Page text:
LET'S GET STRUCTURAL

Gilles Moec, an economist with Deutsche Bank in London, also frets about Italy. Italy has its government deficit under control, but Moec sees signs of a growing ‘employment overhang', linked to what he says is extremely slow financial rebalancing by the private sector since the onset of the crisis.

This is reflected in a rise in employee compensation in Italy as a percentage of corporate value-added to 57.7 percent from 52.5 percent in 2007.

By contrast, in Spain, where unemployment of 25 percent is more than twice as high as Italy's, the wage share dropped over the same period to 55.9 percent from 64.7 percent.

Rebalancing, in short, is far from complete. That is true for creditor countries, too. Germany's current account surplus is stuck at a stubbornly high 6 percent of GDP, reflecting weak investment and consumption.

Goldman Sachs has attempted to measure the progress being made in ironing out the imbalances by updating its estimates of the real exchange rate changes needed to bring countries' net debt positions - the result of accumulated annual current account deficits and surpluses - back into broad equilibrium.

In keeping with improvements in their current accounts, Greece, Portugal and Spain now require an inflation-adjusted depreciation that is about eight to 10 percentage points lower than two years ago, Goldman reckons.

Still, the remaining adjustment is huge - about 25-30 percent in the case of Spain and around 15-25 percent not only in Greece and Portugal but also in France, where employers and unions this month agreed on a package of labor reforms to restore competitiveness.

Germany, incidentally, requires a real appreciation of 15-25 percent.

Instead of higher unemployment and lower wages, structural reforms offer a less painful path to rebalancing, Goldman said.

Switching resources to exports from domestic sectors such as construction in Spain and public services in France would reduce the need for further real exchange rate depreciation.

"But adopting such reforms is not painless: the potential loss of political capital from vested groups standing to lose existing privileges can prevent politicians from implementing the necessary reforms. This remains true across most of the periphery, in France and Germany," wrote Goldman economist Lasse Holboell W. Nielsen.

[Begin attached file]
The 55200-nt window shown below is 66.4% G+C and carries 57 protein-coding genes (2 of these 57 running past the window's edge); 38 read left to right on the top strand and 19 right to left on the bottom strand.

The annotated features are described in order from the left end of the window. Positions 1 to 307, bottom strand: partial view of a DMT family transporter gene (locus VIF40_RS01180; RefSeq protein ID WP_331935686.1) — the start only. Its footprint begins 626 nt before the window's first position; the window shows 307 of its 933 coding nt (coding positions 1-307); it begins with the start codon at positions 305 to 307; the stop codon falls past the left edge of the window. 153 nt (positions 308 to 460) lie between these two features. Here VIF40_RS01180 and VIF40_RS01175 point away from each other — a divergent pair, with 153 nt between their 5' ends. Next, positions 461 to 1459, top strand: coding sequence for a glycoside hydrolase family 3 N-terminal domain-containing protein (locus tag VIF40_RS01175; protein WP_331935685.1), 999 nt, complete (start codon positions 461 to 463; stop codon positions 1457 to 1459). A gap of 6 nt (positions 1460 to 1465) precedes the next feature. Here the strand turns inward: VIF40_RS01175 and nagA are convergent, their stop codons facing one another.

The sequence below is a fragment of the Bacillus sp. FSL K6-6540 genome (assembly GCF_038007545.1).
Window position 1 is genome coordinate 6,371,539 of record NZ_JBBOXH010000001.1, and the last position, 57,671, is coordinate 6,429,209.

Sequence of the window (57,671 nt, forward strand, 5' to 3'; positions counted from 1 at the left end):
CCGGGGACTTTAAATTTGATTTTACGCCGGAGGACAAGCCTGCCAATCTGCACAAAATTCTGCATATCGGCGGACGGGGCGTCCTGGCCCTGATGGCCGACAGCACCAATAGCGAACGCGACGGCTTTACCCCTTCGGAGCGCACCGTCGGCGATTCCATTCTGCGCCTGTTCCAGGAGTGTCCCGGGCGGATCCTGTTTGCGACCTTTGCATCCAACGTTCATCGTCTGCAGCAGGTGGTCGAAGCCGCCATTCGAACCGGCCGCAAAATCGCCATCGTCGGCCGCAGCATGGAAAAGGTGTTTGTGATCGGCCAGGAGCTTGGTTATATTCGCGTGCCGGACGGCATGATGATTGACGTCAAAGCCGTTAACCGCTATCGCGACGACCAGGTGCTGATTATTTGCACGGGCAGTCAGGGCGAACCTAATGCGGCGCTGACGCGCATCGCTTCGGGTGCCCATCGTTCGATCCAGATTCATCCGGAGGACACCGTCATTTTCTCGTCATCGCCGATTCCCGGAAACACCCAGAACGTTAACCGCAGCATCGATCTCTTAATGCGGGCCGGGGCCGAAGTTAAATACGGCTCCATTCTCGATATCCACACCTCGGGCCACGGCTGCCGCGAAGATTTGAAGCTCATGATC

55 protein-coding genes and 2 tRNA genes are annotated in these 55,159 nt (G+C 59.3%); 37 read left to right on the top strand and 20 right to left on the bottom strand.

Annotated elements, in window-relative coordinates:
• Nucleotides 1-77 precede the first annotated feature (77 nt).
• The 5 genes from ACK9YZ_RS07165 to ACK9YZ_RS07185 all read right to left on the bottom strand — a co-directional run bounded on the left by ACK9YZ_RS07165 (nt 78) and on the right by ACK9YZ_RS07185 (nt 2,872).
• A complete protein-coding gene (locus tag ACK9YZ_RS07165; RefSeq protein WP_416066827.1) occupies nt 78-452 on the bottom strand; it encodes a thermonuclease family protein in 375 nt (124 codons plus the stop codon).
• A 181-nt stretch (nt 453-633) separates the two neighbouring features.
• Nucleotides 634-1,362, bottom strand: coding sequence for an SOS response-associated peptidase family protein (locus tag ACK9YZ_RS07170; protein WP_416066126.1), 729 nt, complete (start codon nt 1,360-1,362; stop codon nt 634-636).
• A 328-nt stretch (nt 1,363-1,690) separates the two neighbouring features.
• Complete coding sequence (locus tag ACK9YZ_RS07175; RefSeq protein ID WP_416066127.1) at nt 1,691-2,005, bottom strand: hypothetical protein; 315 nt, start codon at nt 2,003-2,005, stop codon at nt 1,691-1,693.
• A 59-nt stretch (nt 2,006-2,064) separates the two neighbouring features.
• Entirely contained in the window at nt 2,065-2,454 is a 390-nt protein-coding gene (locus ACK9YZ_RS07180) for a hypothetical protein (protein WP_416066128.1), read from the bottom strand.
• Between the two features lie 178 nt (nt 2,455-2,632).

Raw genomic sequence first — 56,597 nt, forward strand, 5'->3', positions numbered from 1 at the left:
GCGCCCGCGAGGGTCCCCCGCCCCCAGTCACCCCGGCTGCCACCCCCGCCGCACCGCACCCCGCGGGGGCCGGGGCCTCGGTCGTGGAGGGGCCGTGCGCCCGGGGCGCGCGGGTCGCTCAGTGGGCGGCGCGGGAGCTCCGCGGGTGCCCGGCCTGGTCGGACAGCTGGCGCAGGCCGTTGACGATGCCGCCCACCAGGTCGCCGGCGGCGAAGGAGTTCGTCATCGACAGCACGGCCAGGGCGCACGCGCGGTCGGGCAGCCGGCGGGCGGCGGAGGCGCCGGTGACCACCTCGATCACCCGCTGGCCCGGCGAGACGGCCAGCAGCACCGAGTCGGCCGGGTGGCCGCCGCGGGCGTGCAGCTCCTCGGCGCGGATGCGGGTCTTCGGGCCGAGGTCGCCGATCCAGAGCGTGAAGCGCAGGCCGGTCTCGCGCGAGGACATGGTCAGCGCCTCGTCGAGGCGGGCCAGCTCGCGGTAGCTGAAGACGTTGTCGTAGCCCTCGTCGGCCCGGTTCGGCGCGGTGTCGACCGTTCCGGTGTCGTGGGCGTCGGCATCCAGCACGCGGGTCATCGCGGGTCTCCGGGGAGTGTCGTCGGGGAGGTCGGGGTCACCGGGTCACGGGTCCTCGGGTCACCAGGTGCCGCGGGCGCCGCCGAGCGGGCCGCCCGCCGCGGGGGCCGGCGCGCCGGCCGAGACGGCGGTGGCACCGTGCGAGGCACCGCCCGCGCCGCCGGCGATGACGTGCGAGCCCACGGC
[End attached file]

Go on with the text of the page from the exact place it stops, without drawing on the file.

Barnes with the OECD said all countries could do more, but the lack of reform in bigger economies, including France and Germany, was a particular concern.

The OECD's research suggests that, contrary to received wisdom, structural reforms can yield positive results within a year or two, notably by catalyzing investment and jobs. In turn, that can have an impact on public perceptions.

"I don't think in any of these countries the reforms are sufficient for what they should be achieving in the long run," Barnes said. "But just getting reform on the agenda and getting people to recognize that the system needs to change, and is going to change, is very important."

(Editing by Will Waterman)

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Comments (3)
reality-again wrote:
The Euro itself is the problem.
It’s a dysfunctional currency.

Jan 22, 2013 8:04am EST  --  Report as abuse
Eric93 wrote:
With current acount surpluses in Germany and deficits in the other countries, and high productivity in Germany and low in the others, it is obvious that they don’t all belong in the same currency zone. But of course the political buffoons and ‘true believers’ will continue their chcharade till ‘reality’ strikes them down for the final count.